It appears that it lost radar contact over the Mediterranean Sea. That doesn’t bode well for a happy ending.
Here is a link to the Airliners.net thread about the situation:
Here are a number of photos of the plane: http://www.airliners.net/search/photo.search?regsearch=SU-GCC
The plane is registration SU-GCC, model is an Airbus A320, 13 years old. It looks like it was only about 25% full. https://en.wikipedia.org/wiki/Airbus_A320_family
condolences to the families of those aboard.
We don’t actually know there has been a crash yet.
I thought we were past the window where the plane could be off radar without having crashed?
Well here’s hoping for the best.
I’m not a fan of the telegraph, but their article has a pretty good timeline and links to info as it comes in:
Yes but it could have landed, however unlikely that is. However I am seeing posts about debris being seen off Karpathos. No idea if it is from the aircraft though. Several surface vessels have been redirected to search for the aircraft and one of them seems to have stopped entirely.
Maybe they just switched on Stealth Mode, but I’m expecting the worst.
‘disappeared from radar’
You’d think by now they’d get a handle on this recurring issue.
From the last infamous disappeared flight i somewhat recall the conversation of why planes weren’t more accurately tracked. I believe it had something to do with the sheer data and system complexity of doing real time tracking of every single flight and keeping a history for each one as well. I don’t know how accurate this is however, considering how phones are so easily tracked, but i’m no expert.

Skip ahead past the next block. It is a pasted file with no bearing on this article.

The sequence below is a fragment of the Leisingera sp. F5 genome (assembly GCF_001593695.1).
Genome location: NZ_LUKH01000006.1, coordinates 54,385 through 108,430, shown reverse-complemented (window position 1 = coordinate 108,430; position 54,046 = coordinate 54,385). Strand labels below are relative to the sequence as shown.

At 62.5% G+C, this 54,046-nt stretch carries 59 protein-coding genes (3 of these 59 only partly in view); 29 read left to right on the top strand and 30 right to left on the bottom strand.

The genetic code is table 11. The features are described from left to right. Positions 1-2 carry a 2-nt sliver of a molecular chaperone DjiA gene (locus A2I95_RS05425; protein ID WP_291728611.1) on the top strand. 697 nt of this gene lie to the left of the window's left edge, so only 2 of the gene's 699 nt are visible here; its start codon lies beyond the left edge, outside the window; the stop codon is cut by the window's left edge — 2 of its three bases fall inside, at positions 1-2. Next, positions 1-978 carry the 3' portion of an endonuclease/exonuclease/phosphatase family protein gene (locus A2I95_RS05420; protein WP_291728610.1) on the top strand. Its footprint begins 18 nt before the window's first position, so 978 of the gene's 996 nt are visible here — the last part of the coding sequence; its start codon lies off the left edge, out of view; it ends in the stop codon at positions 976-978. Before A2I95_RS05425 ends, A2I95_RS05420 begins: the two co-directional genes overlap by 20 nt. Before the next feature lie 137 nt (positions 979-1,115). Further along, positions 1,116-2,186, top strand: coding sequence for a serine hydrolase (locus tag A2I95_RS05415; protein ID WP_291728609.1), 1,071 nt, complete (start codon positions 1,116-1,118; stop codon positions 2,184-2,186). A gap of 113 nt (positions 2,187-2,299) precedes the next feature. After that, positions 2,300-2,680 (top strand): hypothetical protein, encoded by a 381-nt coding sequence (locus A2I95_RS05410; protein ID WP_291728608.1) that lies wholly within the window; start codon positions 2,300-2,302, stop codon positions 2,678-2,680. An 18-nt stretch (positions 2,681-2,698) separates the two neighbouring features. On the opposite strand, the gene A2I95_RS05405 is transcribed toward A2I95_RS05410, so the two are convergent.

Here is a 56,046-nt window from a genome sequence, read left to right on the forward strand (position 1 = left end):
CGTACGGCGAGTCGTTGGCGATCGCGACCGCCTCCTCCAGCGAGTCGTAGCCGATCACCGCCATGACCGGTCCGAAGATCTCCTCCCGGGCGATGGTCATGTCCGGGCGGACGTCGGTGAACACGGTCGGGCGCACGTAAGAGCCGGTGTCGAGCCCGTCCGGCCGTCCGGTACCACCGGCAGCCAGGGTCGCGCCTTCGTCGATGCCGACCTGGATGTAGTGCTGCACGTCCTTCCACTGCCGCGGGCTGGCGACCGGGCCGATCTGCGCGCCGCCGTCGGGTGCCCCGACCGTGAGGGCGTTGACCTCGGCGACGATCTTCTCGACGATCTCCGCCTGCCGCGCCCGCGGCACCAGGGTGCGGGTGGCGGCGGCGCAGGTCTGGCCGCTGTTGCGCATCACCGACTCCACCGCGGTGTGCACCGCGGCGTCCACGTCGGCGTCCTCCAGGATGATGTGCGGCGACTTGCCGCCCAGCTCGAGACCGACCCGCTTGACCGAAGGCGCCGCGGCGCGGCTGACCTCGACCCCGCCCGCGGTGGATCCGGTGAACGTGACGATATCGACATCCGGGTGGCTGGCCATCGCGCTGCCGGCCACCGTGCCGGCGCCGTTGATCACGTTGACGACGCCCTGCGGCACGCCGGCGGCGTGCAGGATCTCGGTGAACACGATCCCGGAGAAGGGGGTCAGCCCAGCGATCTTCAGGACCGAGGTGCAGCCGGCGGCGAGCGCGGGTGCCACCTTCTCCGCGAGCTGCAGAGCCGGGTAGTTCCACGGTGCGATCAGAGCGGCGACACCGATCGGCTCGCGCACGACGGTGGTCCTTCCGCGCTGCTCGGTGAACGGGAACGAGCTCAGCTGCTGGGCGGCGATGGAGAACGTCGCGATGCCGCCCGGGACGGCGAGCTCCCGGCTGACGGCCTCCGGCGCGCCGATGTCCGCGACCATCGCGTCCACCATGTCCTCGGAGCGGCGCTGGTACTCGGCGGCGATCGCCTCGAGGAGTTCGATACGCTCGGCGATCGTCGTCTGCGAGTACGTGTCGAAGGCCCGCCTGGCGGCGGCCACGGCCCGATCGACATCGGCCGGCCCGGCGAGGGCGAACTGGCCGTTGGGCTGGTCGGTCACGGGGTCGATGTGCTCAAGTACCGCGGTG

From @Matthew_MW_Holl’s link, here’s a likely-sounding comment:
Once a plane has disappeared from radar long enough for the media to get a hold of it, or for the airline to release an official statement… the threshold for “everything being okay” has usually been exceeded.
Your “humility” is refreshing.
Hopefully more refreshing than a hot dumpster
Is that what they call a “Cleveland Steamer” in your neck of the woods?
No, but i think they should now
From what I’ve heard, a lot of the information from “radar” is planes pinging a receiver with their latest GPS coordinates, identification numbers and such, and that is what’s displayed for flight control. Actual radar may be used, but not always. So to “disappear” may be to stop acknowledging the query.
So to “disappear” may be to stop acknowledging the query.
Or to stop broadcasting, as in the case of ADS and ADS-B. To summarise, positioning services available to ATC consist of:
- Primary radars (work by reflection)
- Secondary radars (rely on a transponder on the aircraft)
- Aerial dependent surveillance (position and other data transmitted by the aircraft over satellite links)
- Aerial dependent surveillance - Broadcast (position and other data transmitted by the aircraft over radio)
- Multilateration (aircraft transmits a message which is recieved by multiple ground stations. Sort of GPS in reverse)
Note that older secondary radars transmit limited data over mode c while newer ones transmit more data over mode S, using essentially the same protocol as ADS-B.
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